It’s important to have that uniformity because it helps you stay consistent and having everything even makes it easier to remember where things should be. Your goal should be that you have everything so uniform, you could walk away from your device for 30 seconds and know exactly where everything will be when you come back.

Second important thing is to make sure legs two and six turn so that legs three and seven are the same length. Draw a line between legs two and six, if it’s on an angle then you are not doing it right. You need to be able to have the option extend those legs if you need to make room for an emergency, spacing, a slower performance aircraft, etc. Without that uniformity then you run the risk of it becoming out of hand and loosing control over the airspace, stretching out spacing overall, taking aircraft further from final and the airport.

So I’m both constantly checking to see if, one, legs two and six turn at the same spot, and two, maintain 10nm spacing between the final leg and fourth leg.

It looks like it’s a lot of work, but it’s not once you get used to using it and it can greatly reduce your workload.

Runway Colours and the weather

We are all familiar with the green, orange and red colours a runway may have depending on the weather. What is important to understand here is that they always show green, orange or red no matter what the weather may be. You can have a 6 knot headwind, one side will be red and the opposite side green. Do not let this stop you from landing on the “Red Runway”.

Before landing, always remember to check the current weather and plan your green or red runway accordingly. Use unicom, send and request traffic advisories and land on the most appropriate runway.

Duck!

You know the common phrase one yells when they see something flying towards someone else, “Duck!”, which lets the other person know they need to move under something or to avoid being hit by whatever is coming there way.

Your friend, let’s call him Bob, sees that you are about to get pelted with a ball. Bob yells “Duck!”, you move and the ball avoids hitting you. Thank? you, Bob.

So you’re flying, under the control of approach maintaining an assigned of 11,000ft. There’s a mountain peak directly ahead at 11,500ft, 7nm, 6nm, Bob your co-pilot sees the aircraft and alerts you to move, 5nm away now. Do you, A, immediately move out of the way of the mountain then request an altitude change or, B, request an altitude change and maintain heading and altitude.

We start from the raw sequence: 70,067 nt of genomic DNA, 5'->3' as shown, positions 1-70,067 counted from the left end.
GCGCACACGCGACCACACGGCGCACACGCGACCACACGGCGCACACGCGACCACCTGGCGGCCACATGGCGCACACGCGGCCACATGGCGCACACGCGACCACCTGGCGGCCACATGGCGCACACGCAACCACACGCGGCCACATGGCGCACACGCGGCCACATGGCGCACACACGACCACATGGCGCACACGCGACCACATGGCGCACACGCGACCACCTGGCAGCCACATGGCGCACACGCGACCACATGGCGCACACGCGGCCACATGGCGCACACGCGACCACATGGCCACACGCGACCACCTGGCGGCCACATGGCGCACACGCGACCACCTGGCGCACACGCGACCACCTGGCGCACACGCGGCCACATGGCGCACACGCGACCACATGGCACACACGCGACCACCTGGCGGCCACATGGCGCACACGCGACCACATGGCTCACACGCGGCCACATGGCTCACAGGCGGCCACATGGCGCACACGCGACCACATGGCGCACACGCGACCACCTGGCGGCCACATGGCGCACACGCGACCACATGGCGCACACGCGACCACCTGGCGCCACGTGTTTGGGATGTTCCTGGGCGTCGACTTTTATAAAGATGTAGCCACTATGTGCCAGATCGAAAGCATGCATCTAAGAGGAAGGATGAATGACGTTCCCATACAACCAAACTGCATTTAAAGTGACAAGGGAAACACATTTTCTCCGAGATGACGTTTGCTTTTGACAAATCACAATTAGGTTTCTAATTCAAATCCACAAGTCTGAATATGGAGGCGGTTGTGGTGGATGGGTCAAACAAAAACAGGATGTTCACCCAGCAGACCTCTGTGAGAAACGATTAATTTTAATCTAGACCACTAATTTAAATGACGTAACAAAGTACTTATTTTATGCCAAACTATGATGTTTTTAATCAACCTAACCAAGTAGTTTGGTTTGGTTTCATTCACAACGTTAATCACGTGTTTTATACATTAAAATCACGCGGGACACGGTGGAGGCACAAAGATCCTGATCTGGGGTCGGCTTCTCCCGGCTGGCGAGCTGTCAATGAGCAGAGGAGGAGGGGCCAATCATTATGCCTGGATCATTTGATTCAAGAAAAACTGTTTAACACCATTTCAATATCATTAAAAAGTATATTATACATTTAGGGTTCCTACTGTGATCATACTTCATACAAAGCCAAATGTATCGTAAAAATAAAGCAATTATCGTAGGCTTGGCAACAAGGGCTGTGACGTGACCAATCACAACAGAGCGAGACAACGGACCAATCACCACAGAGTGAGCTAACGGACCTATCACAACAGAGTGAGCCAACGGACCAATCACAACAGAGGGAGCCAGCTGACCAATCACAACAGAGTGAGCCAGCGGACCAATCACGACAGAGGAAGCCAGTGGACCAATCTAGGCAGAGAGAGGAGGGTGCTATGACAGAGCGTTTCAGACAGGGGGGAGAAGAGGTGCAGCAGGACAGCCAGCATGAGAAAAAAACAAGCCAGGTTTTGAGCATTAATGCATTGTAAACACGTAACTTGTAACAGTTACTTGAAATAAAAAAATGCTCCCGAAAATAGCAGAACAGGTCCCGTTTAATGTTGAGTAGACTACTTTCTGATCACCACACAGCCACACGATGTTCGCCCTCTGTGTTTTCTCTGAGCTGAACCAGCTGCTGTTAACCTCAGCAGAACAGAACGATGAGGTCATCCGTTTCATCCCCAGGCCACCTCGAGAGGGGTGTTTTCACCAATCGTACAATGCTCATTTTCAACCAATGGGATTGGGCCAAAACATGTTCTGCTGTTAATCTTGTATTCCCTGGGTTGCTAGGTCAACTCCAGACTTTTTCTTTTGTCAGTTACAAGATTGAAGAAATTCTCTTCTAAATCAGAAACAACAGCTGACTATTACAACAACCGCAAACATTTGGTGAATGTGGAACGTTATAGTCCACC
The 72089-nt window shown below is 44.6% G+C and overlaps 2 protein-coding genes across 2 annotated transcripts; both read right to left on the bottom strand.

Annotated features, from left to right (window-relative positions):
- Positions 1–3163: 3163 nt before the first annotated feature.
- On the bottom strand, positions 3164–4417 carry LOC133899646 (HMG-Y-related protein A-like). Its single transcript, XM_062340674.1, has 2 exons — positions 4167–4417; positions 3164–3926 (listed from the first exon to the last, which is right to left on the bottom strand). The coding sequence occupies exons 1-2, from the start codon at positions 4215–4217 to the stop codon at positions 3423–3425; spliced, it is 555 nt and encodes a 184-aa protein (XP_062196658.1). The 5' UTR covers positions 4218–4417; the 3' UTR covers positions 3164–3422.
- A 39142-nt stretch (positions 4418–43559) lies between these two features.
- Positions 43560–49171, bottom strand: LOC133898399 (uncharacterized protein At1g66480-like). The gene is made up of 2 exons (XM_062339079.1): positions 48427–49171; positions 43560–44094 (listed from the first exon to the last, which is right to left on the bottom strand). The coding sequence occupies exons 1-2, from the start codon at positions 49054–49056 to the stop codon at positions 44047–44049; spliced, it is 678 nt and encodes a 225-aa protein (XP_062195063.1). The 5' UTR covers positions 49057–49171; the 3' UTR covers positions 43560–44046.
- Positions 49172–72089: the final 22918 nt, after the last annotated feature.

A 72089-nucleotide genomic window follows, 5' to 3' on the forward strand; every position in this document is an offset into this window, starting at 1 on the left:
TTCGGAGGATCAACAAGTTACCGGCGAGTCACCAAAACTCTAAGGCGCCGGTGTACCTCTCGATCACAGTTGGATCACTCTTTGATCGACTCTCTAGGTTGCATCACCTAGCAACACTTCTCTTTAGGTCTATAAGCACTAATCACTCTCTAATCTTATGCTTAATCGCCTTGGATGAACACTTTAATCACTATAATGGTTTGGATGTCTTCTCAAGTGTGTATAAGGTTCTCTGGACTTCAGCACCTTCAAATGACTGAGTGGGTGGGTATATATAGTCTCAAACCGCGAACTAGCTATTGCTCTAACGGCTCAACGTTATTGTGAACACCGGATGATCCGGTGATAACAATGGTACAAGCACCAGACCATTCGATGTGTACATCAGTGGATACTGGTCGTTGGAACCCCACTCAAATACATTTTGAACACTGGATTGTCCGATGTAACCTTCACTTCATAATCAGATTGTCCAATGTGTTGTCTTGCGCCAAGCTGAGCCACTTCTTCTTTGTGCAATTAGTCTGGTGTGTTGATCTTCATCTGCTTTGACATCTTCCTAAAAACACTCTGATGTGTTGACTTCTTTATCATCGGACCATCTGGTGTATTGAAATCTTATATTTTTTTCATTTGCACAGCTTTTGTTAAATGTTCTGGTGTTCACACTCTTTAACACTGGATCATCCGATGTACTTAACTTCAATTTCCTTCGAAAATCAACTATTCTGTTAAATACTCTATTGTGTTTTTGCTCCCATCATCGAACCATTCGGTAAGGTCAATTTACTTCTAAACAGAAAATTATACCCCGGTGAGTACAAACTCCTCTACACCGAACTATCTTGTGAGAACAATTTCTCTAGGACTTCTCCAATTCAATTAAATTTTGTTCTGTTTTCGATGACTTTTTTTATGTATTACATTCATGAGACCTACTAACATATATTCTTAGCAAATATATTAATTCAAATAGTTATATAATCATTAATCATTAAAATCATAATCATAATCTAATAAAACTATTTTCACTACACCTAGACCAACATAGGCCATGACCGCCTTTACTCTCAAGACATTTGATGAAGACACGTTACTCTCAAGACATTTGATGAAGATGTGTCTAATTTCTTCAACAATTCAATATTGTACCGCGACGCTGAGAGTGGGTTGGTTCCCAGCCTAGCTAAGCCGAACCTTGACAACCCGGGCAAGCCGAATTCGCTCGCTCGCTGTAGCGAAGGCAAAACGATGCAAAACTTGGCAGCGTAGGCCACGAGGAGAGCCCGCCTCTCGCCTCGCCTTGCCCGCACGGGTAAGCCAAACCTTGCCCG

Common sense says, Duck, move out the way, Bob knows what he’s talking about. You wouldn’t fly your 135 passengers into the hill, you’d move. Bob wouldn’t need clearance to warn you about the ball that’s about to whack you in the dome either, he just yells “Duck!” and you move

You don’t need clearance from approach to move from a terrain conflict like that. Check your surroundings and avoid the conflict, request an altitude change, live another day.

Putzing in from South America

A good tip for radar is to figure out a safe MVA (Minimum Vectoring Altitude) for any part of your area you aren’t planning to use. If MMMX and KMIA are the two big airports for the day, and you’re at MMMX, you’re obviously gonna figure out the route to get traffic from the northeast down through the mountains to final.

But what about when you get someone putzing in from South America? If you don’t have a whole arrival route in from the south, fly them over anything down there at that safe MVA, and then descend them where you know it’s safe.

There shouldn’t be any part of your airspace where you don’t feel confident flying someone over.

The B777 GE90 Engine

GE90’s larger variants (-110B and -115B) built exclusively for Boeing’s largest 777 models (777-200LR and 777-300ER). Built by General Electric, the GE90 engine first entered service with British Airways in November 1995.

During certification testing in 2002, the GE90-115B engine set a world-record 127,900 lbs. of thrust. It eclipsed the engine’s previous Guinness world record of 122,965 lbf (546.98 kN). On November 10, 2017, its successor, the GE9X, reached a higher record test thrust of 134,300 lbf (597 kN) in Peebles, Ohio.

Infinite Flight is developing a rework for the B777 series, here’s a collection of the latest WIP images.